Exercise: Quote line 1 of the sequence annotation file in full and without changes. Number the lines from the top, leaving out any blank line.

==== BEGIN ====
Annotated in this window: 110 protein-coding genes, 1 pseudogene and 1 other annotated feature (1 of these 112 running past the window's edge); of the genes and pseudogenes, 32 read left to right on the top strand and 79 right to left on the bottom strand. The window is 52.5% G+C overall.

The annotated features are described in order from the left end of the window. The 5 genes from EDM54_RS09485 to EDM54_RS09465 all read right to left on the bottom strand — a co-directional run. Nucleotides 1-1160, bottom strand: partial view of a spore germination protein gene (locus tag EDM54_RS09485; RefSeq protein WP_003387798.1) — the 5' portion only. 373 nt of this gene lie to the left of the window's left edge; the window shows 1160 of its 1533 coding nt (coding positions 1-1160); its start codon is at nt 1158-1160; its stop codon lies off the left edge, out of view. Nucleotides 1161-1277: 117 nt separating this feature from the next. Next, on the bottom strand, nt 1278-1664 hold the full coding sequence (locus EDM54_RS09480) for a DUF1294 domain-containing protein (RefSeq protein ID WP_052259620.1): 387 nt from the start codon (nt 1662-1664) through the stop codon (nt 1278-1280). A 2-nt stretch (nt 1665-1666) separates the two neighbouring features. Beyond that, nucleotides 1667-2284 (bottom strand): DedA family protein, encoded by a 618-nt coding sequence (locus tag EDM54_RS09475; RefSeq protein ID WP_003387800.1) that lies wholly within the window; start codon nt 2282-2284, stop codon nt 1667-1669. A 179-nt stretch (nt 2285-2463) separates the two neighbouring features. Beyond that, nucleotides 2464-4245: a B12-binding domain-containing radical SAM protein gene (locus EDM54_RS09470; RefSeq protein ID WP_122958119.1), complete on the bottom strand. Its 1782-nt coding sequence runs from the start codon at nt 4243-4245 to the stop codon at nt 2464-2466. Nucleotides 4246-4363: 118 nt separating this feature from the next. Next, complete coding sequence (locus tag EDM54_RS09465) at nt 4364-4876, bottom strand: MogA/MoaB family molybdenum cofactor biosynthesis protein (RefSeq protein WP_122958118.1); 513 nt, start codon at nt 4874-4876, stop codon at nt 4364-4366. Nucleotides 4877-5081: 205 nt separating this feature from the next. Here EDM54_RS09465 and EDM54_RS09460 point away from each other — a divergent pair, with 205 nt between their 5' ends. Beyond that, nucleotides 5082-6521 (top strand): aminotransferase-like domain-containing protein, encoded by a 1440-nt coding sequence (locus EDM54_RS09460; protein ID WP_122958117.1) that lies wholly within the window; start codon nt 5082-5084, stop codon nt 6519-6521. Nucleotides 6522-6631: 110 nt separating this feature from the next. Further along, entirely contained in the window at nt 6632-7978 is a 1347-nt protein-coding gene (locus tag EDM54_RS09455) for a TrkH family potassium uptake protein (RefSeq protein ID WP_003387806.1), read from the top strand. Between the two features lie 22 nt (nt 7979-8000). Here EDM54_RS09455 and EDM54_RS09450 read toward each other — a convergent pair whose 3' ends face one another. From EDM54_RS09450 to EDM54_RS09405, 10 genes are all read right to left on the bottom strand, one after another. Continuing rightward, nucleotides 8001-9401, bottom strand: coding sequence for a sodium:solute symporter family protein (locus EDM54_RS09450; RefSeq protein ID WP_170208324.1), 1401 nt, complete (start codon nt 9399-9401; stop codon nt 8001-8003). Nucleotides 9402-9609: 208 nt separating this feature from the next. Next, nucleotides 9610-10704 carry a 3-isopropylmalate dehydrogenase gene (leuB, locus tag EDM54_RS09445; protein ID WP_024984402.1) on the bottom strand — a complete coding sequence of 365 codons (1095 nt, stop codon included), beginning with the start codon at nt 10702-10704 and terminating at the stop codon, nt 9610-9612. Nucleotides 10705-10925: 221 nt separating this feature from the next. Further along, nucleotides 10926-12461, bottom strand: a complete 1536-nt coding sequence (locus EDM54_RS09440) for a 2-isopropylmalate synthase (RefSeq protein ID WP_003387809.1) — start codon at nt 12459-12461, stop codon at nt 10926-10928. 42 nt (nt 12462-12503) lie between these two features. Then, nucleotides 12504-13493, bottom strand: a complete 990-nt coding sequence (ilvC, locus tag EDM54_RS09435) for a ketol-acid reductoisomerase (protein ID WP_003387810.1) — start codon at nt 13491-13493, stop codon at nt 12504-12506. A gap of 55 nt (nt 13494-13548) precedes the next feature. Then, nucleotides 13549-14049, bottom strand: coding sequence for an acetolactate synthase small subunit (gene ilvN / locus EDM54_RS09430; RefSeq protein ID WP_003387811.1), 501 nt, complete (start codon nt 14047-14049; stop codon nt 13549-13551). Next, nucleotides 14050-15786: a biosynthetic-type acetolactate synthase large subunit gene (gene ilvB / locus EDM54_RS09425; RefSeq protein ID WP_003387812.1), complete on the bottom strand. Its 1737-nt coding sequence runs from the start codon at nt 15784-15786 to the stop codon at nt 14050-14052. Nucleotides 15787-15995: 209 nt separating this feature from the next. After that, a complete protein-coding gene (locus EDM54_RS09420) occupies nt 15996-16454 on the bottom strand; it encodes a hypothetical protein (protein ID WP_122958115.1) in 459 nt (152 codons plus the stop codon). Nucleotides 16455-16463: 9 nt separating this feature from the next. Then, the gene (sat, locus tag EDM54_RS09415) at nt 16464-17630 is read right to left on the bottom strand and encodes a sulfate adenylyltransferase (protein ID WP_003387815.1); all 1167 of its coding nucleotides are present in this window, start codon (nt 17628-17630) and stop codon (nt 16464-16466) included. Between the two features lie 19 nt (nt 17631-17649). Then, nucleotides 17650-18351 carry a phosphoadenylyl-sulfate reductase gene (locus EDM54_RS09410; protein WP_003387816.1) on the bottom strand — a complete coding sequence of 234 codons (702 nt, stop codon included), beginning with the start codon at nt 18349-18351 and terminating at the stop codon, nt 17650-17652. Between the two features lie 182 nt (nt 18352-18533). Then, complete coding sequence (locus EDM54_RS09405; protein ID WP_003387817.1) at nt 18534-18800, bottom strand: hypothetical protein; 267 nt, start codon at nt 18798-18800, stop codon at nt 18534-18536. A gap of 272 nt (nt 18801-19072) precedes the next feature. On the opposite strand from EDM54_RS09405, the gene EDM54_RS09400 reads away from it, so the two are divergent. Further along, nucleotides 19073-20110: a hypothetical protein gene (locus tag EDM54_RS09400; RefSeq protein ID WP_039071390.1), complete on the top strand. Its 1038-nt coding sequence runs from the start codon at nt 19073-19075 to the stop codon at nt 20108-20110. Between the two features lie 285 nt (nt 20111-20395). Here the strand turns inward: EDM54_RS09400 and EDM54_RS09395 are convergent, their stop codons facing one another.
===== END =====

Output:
Annotated in this window: 110 protein-coding genes, 1 pseudogene and 1 other annotated feature (1 of these 112 running past the window's edge); of the genes and pseudogenes, 32 read left to right on the top strand and 79 right to left on the bottom strand. The window is 52.5% G+C overall.